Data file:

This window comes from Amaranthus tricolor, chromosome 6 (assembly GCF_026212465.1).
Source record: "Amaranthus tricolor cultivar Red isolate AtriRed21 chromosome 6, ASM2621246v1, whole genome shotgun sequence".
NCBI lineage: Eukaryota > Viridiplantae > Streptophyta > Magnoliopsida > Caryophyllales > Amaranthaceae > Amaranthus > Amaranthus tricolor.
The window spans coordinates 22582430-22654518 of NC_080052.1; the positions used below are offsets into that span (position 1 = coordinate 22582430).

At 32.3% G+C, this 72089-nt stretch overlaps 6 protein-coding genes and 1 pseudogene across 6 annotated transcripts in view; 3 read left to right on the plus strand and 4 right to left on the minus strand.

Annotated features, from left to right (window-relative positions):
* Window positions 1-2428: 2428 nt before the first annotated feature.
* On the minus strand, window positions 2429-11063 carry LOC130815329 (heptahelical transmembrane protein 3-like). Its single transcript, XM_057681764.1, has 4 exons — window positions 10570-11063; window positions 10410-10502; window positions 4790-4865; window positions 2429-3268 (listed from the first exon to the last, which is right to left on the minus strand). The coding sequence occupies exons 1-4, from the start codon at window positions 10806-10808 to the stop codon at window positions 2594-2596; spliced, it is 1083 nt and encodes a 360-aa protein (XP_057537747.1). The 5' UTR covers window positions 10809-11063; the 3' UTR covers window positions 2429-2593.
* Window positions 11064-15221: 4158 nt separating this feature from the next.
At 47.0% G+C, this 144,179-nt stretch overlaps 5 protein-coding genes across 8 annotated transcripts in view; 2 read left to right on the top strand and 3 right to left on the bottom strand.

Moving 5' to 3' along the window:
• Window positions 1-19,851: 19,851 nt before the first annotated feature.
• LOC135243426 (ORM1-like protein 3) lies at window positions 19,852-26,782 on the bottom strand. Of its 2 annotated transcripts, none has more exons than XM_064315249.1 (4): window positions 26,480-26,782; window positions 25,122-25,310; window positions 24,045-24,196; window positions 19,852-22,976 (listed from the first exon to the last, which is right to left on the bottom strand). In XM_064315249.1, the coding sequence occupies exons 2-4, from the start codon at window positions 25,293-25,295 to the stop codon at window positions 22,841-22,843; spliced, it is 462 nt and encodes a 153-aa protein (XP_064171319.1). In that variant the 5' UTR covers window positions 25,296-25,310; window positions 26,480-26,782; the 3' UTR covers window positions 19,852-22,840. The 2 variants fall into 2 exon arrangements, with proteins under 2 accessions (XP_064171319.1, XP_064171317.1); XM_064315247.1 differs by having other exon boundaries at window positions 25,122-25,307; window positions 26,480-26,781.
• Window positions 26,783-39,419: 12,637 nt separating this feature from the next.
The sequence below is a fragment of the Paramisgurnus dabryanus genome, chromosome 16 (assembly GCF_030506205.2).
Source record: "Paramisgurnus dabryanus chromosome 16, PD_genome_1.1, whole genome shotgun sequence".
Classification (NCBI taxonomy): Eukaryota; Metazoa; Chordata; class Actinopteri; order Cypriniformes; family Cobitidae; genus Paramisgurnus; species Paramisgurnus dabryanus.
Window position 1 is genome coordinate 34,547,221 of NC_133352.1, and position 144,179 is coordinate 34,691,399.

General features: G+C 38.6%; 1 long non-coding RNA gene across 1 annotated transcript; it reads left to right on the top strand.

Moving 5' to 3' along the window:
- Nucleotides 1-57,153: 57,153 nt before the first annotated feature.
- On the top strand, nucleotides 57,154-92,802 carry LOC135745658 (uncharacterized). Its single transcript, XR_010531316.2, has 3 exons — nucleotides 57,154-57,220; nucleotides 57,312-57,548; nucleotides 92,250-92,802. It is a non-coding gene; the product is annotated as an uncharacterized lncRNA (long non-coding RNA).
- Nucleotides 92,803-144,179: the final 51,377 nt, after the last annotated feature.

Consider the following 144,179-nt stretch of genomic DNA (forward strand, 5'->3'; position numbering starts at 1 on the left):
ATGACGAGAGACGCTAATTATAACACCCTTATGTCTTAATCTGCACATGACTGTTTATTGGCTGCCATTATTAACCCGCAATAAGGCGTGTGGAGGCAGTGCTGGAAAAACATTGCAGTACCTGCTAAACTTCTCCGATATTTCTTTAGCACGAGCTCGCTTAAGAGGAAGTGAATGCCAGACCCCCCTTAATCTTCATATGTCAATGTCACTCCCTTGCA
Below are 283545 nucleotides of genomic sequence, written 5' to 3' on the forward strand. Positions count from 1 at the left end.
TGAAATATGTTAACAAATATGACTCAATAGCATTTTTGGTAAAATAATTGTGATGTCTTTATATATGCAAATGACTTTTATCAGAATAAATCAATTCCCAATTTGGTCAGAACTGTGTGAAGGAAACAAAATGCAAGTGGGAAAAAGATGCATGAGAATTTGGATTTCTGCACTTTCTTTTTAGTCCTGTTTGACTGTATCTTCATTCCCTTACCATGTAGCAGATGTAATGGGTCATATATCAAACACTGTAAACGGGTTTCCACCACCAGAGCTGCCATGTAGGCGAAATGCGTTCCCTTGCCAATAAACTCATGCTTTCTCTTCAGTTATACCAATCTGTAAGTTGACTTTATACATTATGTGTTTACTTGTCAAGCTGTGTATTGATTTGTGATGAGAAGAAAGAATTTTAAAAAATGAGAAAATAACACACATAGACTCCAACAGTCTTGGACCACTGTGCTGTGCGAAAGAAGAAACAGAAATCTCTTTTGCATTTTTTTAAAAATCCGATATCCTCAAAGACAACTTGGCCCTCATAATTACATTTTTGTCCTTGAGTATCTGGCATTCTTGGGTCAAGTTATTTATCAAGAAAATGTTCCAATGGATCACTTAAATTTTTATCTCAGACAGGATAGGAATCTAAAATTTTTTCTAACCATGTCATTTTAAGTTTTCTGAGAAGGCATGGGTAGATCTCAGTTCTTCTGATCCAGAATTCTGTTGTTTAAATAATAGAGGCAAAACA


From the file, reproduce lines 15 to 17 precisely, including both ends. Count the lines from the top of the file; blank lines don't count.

The sequence below is a fragment of the Paramisgurnus dabryanus genome, chromosome 16 (assembly GCF_030506205.2).
Source record: "Paramisgurnus dabryanus chromosome 16, PD_genome_1.1, whole genome shotgun sequence".
Classification (NCBI taxonomy): Eukaryota; Metazoa; Chordata; class Actinopteri; order Cypriniformes; family Cobitidae; genus Paramisgurnus; species Paramisgurnus dabryanus.